Chorus of crticism of city’s ‘legal loan sharks’

Foyle MP Mark Durkan has hit out at the city’s legal loan sharks, accusing “predatory lenders” of exploiting people’s poverty and difficult circumstances, locking them into escalating rates of extortion.

Durkan’s remarks come as Derry’s Citizens’ Advice Bureau describes a highly worrying increase in the number of people seeking help with crippling ‘pay-day loans’.

Liam Doran, the bureau’s money advice supervisor, said; “Last year, maybe 10% of people coming to Citizens’ Advice were on payday loans. Now that’s 45-50% of people we see.”

Kathleen Bradley, an advice worker at the community group Dove House, said the city’s high-interest lenders “are allowed to make profits off poverty”.

Advice workers describe a vicious circle of increased living costs, increased unemployment, stagnant or declining wages and static welfare payments.

It means that more and more people are turning in desperation to high interest loans to try and cope

with their bills.

Mr Doran told of frequent cases where people on benefits or low in-comes took out an initial loan, then more payday loans to try and meet repayments.

As the loans are ‘rolled over’, the interest rate spirals. Some companies operating in the Derry area are said to charge upwards of 1000% APR in such cases.

Ms Bradley described the enormous financial pressure exerted on poor Derry families under current conditions, particularly when it comes to buying new school uniforms or, most of all, spending on Christmas.

“People at the bottom of society are forced to use door-to-door lenders. A lot of people use this just to get over Christmas and people are paying for it the other 51 weeks of the year.”

Mr Durkan said; “People find themselves locked into this, and all the misery that IT then causes.”

As an adviser trying to negotiate on her clients’ behalf, Ms Bradley said the companies, whose names are well-known in the city, are becoming increasingly difficult to work with.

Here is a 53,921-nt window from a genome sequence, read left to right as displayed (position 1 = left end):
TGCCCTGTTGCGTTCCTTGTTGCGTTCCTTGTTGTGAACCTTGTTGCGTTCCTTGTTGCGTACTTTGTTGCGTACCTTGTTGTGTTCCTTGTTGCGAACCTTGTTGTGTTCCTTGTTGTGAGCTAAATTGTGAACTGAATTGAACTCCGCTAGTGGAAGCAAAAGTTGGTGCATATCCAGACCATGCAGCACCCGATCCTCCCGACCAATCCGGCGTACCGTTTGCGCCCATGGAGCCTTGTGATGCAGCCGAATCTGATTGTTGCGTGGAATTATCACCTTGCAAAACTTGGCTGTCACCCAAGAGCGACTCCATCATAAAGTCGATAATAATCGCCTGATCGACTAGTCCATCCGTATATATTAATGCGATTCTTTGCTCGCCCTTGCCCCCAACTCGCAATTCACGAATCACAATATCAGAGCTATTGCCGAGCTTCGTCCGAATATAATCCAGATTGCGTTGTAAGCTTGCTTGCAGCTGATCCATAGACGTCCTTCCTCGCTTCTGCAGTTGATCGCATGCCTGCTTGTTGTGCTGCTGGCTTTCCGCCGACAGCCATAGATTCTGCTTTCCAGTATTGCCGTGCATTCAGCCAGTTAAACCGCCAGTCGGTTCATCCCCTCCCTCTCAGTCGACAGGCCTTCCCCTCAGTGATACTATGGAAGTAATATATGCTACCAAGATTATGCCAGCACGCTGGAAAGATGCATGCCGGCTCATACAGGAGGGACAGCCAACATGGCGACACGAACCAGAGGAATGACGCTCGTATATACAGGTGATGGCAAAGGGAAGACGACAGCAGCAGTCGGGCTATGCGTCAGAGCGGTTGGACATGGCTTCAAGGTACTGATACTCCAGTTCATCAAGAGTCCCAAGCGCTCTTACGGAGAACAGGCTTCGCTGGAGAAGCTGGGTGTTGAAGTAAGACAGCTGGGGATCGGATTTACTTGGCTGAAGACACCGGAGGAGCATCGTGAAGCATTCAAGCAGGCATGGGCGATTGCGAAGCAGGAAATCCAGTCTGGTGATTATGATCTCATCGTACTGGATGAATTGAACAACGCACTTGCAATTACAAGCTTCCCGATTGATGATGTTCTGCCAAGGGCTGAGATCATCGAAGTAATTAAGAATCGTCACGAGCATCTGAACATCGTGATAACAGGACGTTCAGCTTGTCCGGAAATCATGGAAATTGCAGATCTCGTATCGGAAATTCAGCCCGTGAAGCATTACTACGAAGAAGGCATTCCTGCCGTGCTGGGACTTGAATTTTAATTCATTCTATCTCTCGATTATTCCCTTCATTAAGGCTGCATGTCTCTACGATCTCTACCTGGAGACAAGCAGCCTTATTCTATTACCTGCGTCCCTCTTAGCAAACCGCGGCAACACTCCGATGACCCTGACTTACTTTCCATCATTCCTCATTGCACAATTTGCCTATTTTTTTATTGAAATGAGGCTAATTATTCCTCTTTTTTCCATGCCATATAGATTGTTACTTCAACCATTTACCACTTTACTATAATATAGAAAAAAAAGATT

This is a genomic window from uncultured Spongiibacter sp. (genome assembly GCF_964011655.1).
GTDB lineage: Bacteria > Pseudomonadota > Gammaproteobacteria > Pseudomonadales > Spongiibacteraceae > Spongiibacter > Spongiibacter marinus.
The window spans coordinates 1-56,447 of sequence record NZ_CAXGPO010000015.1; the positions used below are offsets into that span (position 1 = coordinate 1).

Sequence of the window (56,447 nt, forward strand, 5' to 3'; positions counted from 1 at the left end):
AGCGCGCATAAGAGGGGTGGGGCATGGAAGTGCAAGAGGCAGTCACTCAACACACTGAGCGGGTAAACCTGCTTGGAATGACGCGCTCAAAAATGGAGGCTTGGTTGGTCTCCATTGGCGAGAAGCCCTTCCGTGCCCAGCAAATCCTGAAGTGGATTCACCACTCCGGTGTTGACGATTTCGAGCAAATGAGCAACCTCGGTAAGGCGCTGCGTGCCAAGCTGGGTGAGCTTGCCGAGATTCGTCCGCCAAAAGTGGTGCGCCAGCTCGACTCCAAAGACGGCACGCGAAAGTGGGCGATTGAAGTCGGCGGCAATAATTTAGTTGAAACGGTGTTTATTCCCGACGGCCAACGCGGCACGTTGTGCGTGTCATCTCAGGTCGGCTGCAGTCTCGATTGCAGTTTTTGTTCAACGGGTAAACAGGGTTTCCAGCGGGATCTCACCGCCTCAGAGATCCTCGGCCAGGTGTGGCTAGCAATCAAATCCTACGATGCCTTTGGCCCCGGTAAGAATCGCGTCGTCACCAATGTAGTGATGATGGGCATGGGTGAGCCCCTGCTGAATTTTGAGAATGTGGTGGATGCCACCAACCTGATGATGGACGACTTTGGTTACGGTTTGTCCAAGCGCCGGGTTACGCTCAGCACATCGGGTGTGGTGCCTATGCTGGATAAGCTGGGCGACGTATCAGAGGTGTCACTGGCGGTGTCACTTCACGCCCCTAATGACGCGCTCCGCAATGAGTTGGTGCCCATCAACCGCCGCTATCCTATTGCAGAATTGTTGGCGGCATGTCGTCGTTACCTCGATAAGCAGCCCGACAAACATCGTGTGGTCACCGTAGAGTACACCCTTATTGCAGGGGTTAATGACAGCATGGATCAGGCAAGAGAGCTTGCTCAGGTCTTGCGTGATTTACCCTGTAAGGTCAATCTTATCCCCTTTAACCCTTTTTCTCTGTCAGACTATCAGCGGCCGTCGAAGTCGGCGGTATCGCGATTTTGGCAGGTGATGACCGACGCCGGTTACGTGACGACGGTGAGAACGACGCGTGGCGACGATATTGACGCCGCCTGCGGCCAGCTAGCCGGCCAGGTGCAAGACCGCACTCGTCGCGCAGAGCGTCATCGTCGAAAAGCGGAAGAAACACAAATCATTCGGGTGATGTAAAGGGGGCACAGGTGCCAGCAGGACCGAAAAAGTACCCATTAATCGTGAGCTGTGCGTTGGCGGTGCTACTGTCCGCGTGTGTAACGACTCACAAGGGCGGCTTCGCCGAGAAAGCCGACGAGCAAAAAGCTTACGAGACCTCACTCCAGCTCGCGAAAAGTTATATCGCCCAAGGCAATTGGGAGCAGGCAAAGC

She emphasised her anger at the injustice of enormous state sup-port for big banks, compared with punishing financial conditions for

those at the bottom.

“The debt at the top will be paid off, but the debt for the wee man will be paid forever and a day.” She called on politicians to take

urgent action to address the prob-


“The interest rates are extortionate: I can’t believe it’s legal.”

Financial regulation isn’t a de-volved matter - significant changes to the legal framework for high-interest loans can only be made at Westminster.

Although the government has vowed to tighten the rules on credit and store cards, Mr Durkan has accused the coalition of not taking the issue of high-interest loans se-riously. He said the government’s view is that “payday loans aren’t a problem”.

Mr Durkan has joined a campaign led by a London Labour backbencher, Stella Creasy MP, to outlaw the worst excesses of the system.

He also emphasised the need for strengthened, broadened credit unions to help those most in need.Mr Doran of the CAB urged peo-ple in difficulty to get in contact: free, trained advisers are available.